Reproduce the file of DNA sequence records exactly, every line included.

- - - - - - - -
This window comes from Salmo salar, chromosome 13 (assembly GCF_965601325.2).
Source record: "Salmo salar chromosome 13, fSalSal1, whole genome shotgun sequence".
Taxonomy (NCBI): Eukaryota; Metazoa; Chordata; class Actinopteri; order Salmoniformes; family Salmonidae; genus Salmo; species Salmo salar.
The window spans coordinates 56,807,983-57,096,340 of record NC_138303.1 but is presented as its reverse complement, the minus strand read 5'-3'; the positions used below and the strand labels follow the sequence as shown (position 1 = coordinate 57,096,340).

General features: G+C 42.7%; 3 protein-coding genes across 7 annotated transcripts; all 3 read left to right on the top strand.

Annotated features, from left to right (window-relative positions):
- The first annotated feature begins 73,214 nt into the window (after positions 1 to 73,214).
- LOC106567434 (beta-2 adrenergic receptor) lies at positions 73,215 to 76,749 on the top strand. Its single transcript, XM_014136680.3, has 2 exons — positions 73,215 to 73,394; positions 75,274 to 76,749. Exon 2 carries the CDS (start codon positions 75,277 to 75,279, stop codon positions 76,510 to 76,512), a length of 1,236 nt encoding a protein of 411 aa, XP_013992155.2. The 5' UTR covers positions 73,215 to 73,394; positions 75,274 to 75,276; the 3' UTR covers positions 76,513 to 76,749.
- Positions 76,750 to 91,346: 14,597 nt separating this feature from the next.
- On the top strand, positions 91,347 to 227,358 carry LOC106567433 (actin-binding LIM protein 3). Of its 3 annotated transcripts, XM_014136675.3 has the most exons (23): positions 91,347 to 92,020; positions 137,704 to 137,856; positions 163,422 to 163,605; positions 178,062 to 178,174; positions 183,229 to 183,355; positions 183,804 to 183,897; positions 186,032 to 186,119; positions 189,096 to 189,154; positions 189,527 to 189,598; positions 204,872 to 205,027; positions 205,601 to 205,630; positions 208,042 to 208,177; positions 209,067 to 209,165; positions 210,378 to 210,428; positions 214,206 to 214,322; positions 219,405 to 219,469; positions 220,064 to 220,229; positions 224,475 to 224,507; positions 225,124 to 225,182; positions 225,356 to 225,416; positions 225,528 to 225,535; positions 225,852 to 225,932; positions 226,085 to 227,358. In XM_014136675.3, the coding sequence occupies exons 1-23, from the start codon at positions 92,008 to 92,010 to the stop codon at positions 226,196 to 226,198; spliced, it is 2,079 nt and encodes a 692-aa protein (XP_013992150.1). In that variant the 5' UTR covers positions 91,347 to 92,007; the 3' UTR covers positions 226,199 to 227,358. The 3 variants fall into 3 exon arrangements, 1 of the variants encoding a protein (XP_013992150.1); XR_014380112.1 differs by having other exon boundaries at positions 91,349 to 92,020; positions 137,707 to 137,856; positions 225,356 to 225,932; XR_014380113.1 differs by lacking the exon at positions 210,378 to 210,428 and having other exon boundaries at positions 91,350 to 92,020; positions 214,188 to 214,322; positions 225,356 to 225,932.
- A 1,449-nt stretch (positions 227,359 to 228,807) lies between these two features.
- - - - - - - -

This window comes from Salmo salar, chromosome 13 (assembly GCF_965601325.2).
Source record: "Salmo salar chromosome 13, fSalSal1, whole genome shotgun sequence".
Taxonomy (NCBI): Eukaryota; Metazoa; Chordata; class Actinopteri; order Salmoniformes; family Salmonidae; genus Salmo; species Salmo salar.
The window spans coordinates 56,807,983-57,096,340 of record NC_138303.1 but is presented as its reverse complement, the minus strand read 5'-3'; the positions used below and the strand labels follow the sequence as shown (position 1 = coordinate 57,096,340).

General features: G+C 42.7%; 3 protein-coding genes across 7 annotated transcripts; all 3 read left to right on the top strand.

Annotated features, from left to right (window-relative positions):
- The first annotated feature begins 73,214 nt into the window (after positions 1 to 73,214).
- LOC106567434 (beta-2 adrenergic receptor) lies at positions 73,215 to 76,749 on the top strand. Its single transcript, XM_014136680.3, has 2 exons — positions 73,215 to 73,394; positions 75,274 to 76,749. Exon 2 carries the CDS (start codon positions 75,277 to 75,279, stop codon positions 76,510 to 76,512), a length of 1,236 nt encoding a protein of 411 aa, XP_013992155.2. The 5' UTR covers positions 73,215 to 73,394; positions 75,274 to 75,276; the 3' UTR covers positions 76,513 to 76,749.
- Positions 76,750 to 91,346: 14,597 nt separating this feature from the next.
- On the top strand, positions 91,347 to 227,358 carry LOC106567433 (actin-binding LIM protein 3). Of its 3 annotated transcripts, XM_014136675.3 has the most exons (23): positions 91,347 to 92,020; positions 137,704 to 137,856; positions 163,422 to 163,605; positions 178,062 to 178,174; positions 183,229 to 183,355; positions 183,804 to 183,897; positions 186,032 to 186,119; positions 189,096 to 189,154; positions 189,527 to 189,598; positions 204,872 to 205,027; positions 205,601 to 205,630; positions 208,042 to 208,177; positions 209,067 to 209,165; positions 210,378 to 210,428; positions 214,206 to 214,322; positions 219,405 to 219,469; positions 220,064 to 220,229; positions 224,475 to 224,507; positions 225,124 to 225,182; positions 225,356 to 225,416; positions 225,528 to 225,535; positions 225,852 to 225,932; positions 226,085 to 227,358. In XM_014136675.3, the coding sequence occupies exons 1-23, from the start codon at positions 92,008 to 92,010 to the stop codon at positions 226,196 to 226,198; spliced, it is 2,079 nt and encodes a 692-aa protein (XP_013992150.1). In that variant the 5' UTR covers positions 91,347 to 92,007; the 3' UTR covers positions 226,199 to 227,358. The 3 variants fall into 3 exon arrangements, 1 of the variants encoding a protein (XP_013992150.1); XR_014380112.1 differs by having other exon boundaries at positions 91,349 to 92,020; positions 137,707 to 137,856; positions 225,356 to 225,932; XR_014380113.1 differs by lacking the exon at positions 210,378 to 210,428 and having other exon boundaries at positions 91,350 to 92,020; positions 214,188 to 214,322; positions 225,356 to 225,932.
- A 1,449-nt stretch (positions 227,359 to 228,807) lies between these two features.